Zelaya's Removal: Necessary and Proper
By Robert Romano
Yesterday, Secretary of State Hillary Clinton met privately with former president of Honduras, Manuel Zelaya. Afterward, she announced that the crisis in that nation would now be mediated by Costa Rican President Oscar Arias, saying, “We hope at the end of this mediation there will be a return of democratic constitutional order that is agreed to by all concerned.”
It's time to take off the gloves: Mrs. Clinton is lying. “[D]emocratic constitutional order” has in fact already been returned to Honduras, no thanks to her boss, Barack Obama. And then only because Manuel Zelaya was impeached and removed from office by the Honduran Congress, and his attempt at rewriting the nation's Constitution halted by the Supreme Court.
Zelaya's removal was in fact the only legal outcome that could occur under law. And it was also necessary in order to maintain the constitutional administration of government in Honduras. What happened?
As ALG News has previously reported, Zelaya was attempting to convene a constitutional convention that would have enabled him to rewrite portions of the Constitution that defined term limits for the office of President.
Zelaya was repeatedly warned—by his own constitutional experts, the Public Prosecutor General, the Attorney General, the presiding judge of the Administrative Law Court, the Office of the State Attorney, the Administrative Law Tribunal, the Supreme Electoral Tribunal, the National Congress, and the National Commissioner for Human Rights—that his proposed referendum was unconstitutional, but he knowingly proceeded anyway with his unlawful plans.
In Honduras, the President is only allotted one term of office. And, it is unconstitutional for any public servant to even propose extending that term. While that may appear harsh, in Honduras the people have little use for would-be kings, or populist demagogues.
According to Article 239 of the Honduran Constitution: “No citizen who has already served as head of the Executive Branch can be President or Vice-President. Whoever violates this law or proposes its reform, as well as those that support such violation directly or indirectly, will immediately cease in their functions and will be unable to hold any public office for a period of 10 years.”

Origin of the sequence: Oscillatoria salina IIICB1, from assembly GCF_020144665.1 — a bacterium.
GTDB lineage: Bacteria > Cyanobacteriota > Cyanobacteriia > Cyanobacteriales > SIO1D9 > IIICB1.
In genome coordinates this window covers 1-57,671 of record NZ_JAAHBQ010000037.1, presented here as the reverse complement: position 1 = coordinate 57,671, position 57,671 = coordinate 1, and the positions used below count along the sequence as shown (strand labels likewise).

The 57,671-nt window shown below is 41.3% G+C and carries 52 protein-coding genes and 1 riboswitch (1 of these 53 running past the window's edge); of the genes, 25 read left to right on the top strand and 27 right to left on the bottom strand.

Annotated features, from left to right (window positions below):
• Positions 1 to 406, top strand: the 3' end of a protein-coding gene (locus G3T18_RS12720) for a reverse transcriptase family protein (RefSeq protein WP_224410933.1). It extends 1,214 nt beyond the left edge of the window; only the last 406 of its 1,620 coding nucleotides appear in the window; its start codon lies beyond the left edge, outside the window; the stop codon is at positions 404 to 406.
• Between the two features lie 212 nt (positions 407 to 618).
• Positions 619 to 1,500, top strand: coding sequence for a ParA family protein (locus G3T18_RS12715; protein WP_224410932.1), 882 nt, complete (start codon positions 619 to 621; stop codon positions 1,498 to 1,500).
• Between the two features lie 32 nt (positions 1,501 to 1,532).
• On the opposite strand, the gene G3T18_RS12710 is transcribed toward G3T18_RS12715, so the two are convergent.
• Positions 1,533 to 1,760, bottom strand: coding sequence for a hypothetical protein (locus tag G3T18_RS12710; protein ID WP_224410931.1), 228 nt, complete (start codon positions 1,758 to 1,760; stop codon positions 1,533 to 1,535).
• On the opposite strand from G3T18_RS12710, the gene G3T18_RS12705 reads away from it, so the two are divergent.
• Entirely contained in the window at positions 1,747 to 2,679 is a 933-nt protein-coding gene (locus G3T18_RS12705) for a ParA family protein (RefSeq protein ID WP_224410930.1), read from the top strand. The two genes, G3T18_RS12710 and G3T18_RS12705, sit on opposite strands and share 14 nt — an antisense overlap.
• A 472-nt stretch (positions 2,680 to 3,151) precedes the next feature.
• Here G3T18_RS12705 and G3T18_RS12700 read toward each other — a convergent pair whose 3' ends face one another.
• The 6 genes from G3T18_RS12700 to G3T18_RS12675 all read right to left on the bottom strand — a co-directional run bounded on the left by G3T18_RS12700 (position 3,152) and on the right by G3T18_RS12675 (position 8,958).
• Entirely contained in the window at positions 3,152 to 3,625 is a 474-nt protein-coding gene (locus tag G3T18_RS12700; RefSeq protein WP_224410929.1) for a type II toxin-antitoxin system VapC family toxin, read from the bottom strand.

And yet that is exactly what Zelaya attempted to do, proposing a constitutional referendum that would have enabled him to extend his term of office. The Supreme Court ruled that the referendum was unconstitutional, and Zelaya was impeached and removed from office for violating Article 239.
According to a legal backgrounder obtained by ALG News, “Because the Vice‐president had resigned in 2007, the Constitution of the Republic states that it is the President of Congress that must assume the office of President of the Republic. Consequently Roberto Micheletti Baín, then the President of Congress, was sworn in as President of the Republic. Thereafter, and because of the vacancy of the office of President of the National Congress, José Alfredo Saavedra was also sworn in as President of Congress at the same session.”
Therefore, Zelaya was properly removed from office, and Micheletti Baín is the rightful President of Honduras.
And according to former Honduran Ambassador to the U.S., Jorge Hernandez-Alcerro, writing for the Washington Post, the U.S. knows it: "The U.S. Embassy in Tegucigalpa is fully aware that Mr. Zelaya has violated Honduras's constitution, laws and court rulings. Mr. Zelaya and small segments of the population tried to write a new constitution, change the democratic system and seek his reelection, which is prohibited by the constitution."
So, despite any of the White House's claims that Zelaya's ouster was “not legal,” the real story is that of Barack Obama attempting to contravene the lawful affairs of the Honduran Supreme Court, Congress, and the military that enforced the court's ruling to bring Zelaya into custody on June 28th.
In truth, there is nothing for Mr. Arias to mediate at all, except reading Article 239 of the Honduran Constitution very slowly aloud to Zelaya and asking, “Got it?”
Robert Romano is the Senior Editor of ALG News Bureau.